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In exactly one year, we’ll bear witness to the “Great American Total Solar Eclipse”

Get your sunglasses ready. There’s a giant solar eclipse headed our way, and it’s slated to be the biggest and best … ever. Dubbed the “Great American Total Solar Eclipse,” NASA says that this natural phenomenon is precisely a year away.

On August 21, “a total eclipse of the Sun [will be] visible from within a narrow corridor that traverses the United States of America,” the space agency writes. “The path of the Moon’s umbral shadow begins in northern Pacific and crosses the USA from west to east through parts of the following states: Oregon, Idaho, Montana, Wyoming, Nebraska, Kansas, Missouri, Illinois, Kentucky, Tennessee, North Carolina, Georgia, and South Carolina,” NASA continues. “The Moon’s penumbral shadow produces a partial eclipse visible from a much larger region covering most of North America.”

In Oregon, where the eclipse is to start, organizers have already begun making plans for the Oregon SolarFest, and calling the event “a rare, mind-blowing cosmic experience.” Indeed, the historical eclipse is said to be the first total eclipse visible exclusively in the U.S. since the nation’s founding in 1776. Moreover, for the first time in nearly a century (99 years to be exact), this eclipse will make its way across the entirety of the country. It’s one of the few occasions in which such a sight will be so easily accessible.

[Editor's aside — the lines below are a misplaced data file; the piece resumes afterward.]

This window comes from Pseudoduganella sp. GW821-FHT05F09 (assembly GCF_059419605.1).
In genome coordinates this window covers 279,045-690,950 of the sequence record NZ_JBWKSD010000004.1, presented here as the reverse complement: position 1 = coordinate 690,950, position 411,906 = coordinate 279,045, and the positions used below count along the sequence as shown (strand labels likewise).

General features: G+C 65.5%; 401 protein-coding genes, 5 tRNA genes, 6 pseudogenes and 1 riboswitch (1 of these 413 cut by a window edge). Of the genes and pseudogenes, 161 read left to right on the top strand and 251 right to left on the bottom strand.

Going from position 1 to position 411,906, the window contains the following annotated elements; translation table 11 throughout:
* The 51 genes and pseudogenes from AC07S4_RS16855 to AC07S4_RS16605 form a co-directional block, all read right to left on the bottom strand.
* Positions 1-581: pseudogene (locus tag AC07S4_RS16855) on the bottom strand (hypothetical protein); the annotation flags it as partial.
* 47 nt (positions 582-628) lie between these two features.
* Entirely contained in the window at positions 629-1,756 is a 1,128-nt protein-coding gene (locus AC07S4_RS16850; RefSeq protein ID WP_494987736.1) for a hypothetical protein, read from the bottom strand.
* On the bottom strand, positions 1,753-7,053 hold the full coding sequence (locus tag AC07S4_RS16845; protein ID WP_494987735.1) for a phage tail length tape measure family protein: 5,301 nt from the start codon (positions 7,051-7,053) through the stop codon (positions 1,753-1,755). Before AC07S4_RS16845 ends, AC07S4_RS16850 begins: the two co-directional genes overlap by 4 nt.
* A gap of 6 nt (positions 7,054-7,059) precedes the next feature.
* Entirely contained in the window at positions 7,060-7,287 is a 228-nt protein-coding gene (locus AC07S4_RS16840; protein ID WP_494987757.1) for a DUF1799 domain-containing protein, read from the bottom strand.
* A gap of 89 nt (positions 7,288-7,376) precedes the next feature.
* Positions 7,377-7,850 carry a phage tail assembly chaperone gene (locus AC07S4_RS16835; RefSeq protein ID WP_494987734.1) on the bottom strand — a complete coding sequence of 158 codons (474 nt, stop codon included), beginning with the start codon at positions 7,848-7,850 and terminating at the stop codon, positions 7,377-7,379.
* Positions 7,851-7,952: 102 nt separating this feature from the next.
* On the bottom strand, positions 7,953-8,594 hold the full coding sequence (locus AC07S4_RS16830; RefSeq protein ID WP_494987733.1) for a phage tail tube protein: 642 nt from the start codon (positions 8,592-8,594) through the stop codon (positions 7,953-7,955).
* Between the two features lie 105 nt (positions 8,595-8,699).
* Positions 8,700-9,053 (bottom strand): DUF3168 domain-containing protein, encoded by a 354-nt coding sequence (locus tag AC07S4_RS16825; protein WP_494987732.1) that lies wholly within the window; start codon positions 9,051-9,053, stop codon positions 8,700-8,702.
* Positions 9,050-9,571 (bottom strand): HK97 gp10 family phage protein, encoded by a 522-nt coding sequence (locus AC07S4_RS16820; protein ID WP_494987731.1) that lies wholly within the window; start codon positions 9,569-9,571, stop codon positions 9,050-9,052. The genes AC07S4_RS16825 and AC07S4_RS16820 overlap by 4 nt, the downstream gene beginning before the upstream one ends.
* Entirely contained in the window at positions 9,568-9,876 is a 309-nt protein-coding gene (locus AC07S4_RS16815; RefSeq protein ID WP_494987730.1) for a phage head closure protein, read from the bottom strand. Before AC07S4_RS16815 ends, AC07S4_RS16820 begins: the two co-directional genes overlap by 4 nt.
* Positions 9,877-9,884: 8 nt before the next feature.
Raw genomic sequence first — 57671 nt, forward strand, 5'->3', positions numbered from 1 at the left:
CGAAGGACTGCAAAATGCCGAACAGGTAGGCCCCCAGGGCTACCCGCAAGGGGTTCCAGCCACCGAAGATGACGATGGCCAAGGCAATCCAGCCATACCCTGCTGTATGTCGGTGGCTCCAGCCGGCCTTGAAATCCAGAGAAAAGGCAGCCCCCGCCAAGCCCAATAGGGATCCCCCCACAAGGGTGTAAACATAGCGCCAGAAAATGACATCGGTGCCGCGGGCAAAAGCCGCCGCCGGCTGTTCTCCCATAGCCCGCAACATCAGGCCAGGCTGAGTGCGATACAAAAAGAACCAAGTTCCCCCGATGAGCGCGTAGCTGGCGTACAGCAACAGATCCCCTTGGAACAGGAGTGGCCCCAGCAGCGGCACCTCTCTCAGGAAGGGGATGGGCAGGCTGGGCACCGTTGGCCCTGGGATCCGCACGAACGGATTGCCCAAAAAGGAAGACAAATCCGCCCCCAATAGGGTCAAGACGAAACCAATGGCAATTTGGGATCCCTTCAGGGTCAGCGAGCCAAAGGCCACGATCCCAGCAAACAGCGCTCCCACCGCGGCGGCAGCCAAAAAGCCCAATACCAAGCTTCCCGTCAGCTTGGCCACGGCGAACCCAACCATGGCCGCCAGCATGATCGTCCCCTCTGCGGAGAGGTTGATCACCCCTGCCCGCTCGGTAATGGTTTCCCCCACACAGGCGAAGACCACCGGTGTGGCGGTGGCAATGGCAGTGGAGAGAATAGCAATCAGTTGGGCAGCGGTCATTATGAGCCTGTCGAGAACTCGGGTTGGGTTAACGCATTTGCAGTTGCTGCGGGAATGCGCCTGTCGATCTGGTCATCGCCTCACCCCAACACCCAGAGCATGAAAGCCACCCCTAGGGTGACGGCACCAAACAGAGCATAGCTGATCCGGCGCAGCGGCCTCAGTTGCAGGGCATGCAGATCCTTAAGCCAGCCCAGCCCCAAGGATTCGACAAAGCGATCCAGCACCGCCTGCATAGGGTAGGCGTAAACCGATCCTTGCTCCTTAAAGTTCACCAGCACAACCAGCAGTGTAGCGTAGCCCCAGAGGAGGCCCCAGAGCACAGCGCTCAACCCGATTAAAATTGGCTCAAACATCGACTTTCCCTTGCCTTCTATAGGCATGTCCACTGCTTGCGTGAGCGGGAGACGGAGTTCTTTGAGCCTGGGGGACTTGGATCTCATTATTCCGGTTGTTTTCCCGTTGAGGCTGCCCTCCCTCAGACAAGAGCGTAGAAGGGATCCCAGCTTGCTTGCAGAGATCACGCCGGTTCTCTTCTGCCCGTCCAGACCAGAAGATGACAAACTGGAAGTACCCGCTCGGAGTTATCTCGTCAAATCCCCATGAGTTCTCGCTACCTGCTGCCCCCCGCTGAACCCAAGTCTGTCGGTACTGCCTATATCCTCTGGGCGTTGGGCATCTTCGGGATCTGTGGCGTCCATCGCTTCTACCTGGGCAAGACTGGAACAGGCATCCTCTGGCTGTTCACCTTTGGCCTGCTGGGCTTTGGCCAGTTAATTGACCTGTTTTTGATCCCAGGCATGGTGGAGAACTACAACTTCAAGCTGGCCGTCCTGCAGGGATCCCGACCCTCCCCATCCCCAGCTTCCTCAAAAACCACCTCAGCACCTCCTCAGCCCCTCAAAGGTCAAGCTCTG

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The eclipse will result from the moon coming directly between the sun and the Earth, causing the moon’s shadow to fall upon our planet. And while this shadow will be moving very quickly, you’ll still have about two to three minutes (at best) to catch the eclipse before it moves on.

If you’re in Idaho Falls; Casper, Wyoming; Lincoln, Nebraska; Columbia, Missouri; Nashville, Tennessee; and Columbia and Charleston, South Carolina, you’re one of the lucky few who will be directly in the path of the eclipse. So get excited, friends. This time next year will see us witnessing something spectacular.